IGS’19 – Sea Ice at the Interface

IGS co-hosts a sea ice symposium every 5 years. The Centre for Earth Observation (University of Manitoba) is excited to be hosting the first to be held in Canada.

 

Confirmed Sessions

Online registration opens April 10, 2019

Confirmed List of IGS 2019 Sessions

1: The role of atmospheric dynamics in a changing sea ice cover.

Chairs:  Julienne Stroeve, University of Manitoba, Canada / University College London, UK / NSIDC, USA; Paul Kushner, University of Toronto, Canada; Jennifer Lukovich, University of Manitoba, Canada

A key theme in recent observations and analyses is the increased importance of local and regional dynamical processes in accelerating Arctic sea ice change, and implications for non-local processes and prediction. Previous studies have explored connections between tropospheric and stratospheric dynamics and sea ice variability and extent. Also of interest are the relative contributions of sea ice loss and greenhouse gases (GHGs) to regional changes in atmospheric circulation. This session explores connections between changes in atmospheric circulation and changes in sea ice cover in the context of a changing climate. The objectives are i) explore recent advances in the current state of knowledge on the linkages of atmospheric circulation and dynamics to changing sea ice cover, including the role of individual cyclones; and ii) use these advances to identify techniques and tools that can be employed to quantify the implications of regional sea ice changes for prediction, planning, and preparedness strategies. Contributions are welcome from the sea ice, atmospheric science, forecasting, climate modeling, and social science communities, as well as individual communities, industry, and government.

2: Sea ice dynamics (I): Processes

Chairs: Chris Polashenski, Cold Regions Research and Engineering Laboratory, USA; Jenny Hutchings, Oregon State University, USA; Andrew Mahoney, University of Fairbanks Alaska, USA; Arnold Song, Cold Regions Research and Engineering Laboratory, USA

Sea ice mechanical and dynamical processes are key factors in evolving ice conditions. Export of ice from the Arctic and dynamic thickening both contribute substantially to mass balance change. Ridging and fracture processes have a significant impact on safety and efficiency of maritime operations. Drift and deformation processes are governed by the balance of forces being applied to the ice and the ability of the ice to relieve stresses through motion or deformation. Observations show that the sea ice cover has become more mobile in recent years and may simultaneously be experiencing greater deformation. Traditional continuum representations of sea ice dynamics in large scale models may not represent observed deformation of sea ice. These models have not being designed for an ice pack that has multiple dynamic regimes controlled by differing ice mechanics or anisotropic behavior. We invite submissions to a session that will encompass all processes of sea ice dynamics, including momentum transfer from air and water to the ice and mechanical and dynamical processes governing transmission and release of stress. We encourage submissions of observational findings and using any approach to modeling sea ice kinematics and mechanics. We challenge submissions to present paths toward improving predictions of ice motion and deformation through new knowledge or new model parameterization developments.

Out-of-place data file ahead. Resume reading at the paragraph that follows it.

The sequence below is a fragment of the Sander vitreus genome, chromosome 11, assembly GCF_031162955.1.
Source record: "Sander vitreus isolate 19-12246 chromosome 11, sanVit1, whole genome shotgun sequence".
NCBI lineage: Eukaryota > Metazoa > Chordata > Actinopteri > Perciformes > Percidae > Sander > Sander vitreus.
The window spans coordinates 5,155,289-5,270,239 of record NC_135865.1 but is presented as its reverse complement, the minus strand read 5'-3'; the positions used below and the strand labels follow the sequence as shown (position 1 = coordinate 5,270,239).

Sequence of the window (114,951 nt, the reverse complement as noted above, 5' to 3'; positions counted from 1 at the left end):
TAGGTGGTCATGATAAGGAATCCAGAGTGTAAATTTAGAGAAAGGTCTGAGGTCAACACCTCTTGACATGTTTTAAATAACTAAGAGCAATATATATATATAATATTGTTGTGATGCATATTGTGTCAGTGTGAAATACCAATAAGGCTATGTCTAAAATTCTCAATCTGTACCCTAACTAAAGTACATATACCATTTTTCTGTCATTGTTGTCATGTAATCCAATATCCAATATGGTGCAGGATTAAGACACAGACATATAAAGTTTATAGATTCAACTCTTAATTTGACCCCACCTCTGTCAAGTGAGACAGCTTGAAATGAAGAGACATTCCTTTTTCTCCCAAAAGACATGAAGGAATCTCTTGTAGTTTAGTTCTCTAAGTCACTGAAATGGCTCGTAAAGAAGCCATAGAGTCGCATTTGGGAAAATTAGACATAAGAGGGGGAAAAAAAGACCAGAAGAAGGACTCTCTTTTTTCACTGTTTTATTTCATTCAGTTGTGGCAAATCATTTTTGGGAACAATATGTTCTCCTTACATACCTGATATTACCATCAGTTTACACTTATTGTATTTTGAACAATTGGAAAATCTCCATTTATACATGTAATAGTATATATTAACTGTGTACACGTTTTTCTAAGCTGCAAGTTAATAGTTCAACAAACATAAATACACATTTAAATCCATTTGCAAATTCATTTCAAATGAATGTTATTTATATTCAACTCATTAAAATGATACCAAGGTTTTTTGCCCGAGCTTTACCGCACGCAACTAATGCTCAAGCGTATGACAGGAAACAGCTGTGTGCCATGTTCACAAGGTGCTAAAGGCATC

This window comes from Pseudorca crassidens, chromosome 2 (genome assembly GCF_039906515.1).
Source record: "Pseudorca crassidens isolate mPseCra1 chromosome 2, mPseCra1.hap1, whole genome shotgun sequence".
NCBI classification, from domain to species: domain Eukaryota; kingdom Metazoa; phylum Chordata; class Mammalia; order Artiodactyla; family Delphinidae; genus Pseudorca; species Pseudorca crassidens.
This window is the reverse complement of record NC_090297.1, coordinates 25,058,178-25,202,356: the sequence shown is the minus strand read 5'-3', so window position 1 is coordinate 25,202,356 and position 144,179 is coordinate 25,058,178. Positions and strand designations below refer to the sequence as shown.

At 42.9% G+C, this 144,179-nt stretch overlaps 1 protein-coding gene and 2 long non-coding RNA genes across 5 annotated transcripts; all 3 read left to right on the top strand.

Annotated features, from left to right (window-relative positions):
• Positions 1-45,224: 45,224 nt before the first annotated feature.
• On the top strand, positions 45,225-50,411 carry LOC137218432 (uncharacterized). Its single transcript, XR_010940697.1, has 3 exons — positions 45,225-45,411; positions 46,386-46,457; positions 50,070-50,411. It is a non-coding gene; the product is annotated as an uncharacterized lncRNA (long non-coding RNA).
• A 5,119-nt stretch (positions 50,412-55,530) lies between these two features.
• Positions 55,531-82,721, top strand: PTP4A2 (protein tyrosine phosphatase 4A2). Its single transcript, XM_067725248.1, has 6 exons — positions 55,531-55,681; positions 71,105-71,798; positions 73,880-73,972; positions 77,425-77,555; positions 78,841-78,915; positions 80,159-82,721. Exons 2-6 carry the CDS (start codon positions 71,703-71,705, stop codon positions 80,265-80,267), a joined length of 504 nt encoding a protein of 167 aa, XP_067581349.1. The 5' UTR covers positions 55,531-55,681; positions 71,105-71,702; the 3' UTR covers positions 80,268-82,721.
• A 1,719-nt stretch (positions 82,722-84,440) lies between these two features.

3: Sea ice dynamics (II): Observations

Chairs: Petra Heil, Australian Antarctic Division and University of Tasmania, Hobart, Australia; Jennifer Hutchings, Oregon State University, Corvallis USA, Ruibo Lei, Polar Research Institute of China, Shanghai, China, Polona Itkin, Nansen Environmental and Remote Sensing Center, Bergen, Norway

Sea-ice motion is highly dynamic due to forcing from atmosphere, ocean currents, tides or surface waves, and its interaction with glacial or continental margins. This spatio-temporal variability in ice motion induces shear and deformation. Changing climate enhances especially the atmospheric forcing on the sea ice via warming and increased cyclonicity coupled with deeper central pressure. Oceanic forcing strengthens due to deepening and warming of the mixed layer and increased wave action. Consequent sea-ice adaption includes significant thinning, reduced ice extent and concentration. Sea-ice loss provides feedback to the ice dynamics via changing sea-ice deformation and wave-ice interaction, in turn affecting the ice-thickness redistribution. To better understand these linkages and to gauge the fate of sea ice, targeted observations are urgently required. YOPP observations and the imminent MOSAiC experiment will provide extensive in situ data. The recently launched ICESat-2 and other new and existing satellite-missions will provide invaluable information to unravel sea-ice dynamics across scales and deliver process understanding to improve numerical sea-ice parameterizations. We welcome submissions from observational studies of sea-ice dynamics, ice-pack properties, and interaction with the ocean and atmosphere, including those based on remote sensing and those linked to modeling studies and numerical assimilation.

4: Sea ice thickness and roughness variability and change

Chairs: Christian Haas, York University, Canada / Alfred Wegener Institute, Germany; Stefen Hendricks, Alfred Wegener Institute, Germany; Axel Schweiger, Polar Science Center, Seattle, USA

The ice thickness and roughness distributions are some of the most important sea ice properties as they integrate over the various thermodynamic and dynamic processes experienced by the ice since its formation, and provide information about the ice’s state of development or decay. They are major climate change indicators, engineering design criteria, and measures for hazard potential of over-ice travel and marine operations. However, due to challenges of observing and modeling sea ice thickness and roughness there are relatively few studies documenting their regional and temporal variability and change, and the conditions of the ice’s growth and deformation. Here we invite contributions from modeling, remote sensing, airborne, in-situ, and under-water studies that show variations and change of the ice thickness and/or roughness distributions in the Arctic and Antarctic. These can be from Arctic and Antarctic system science, ice engineering, or other applications. If available, interpretations of the processes that led to the observed or modeled thickness or roughness distributions are highly welcome.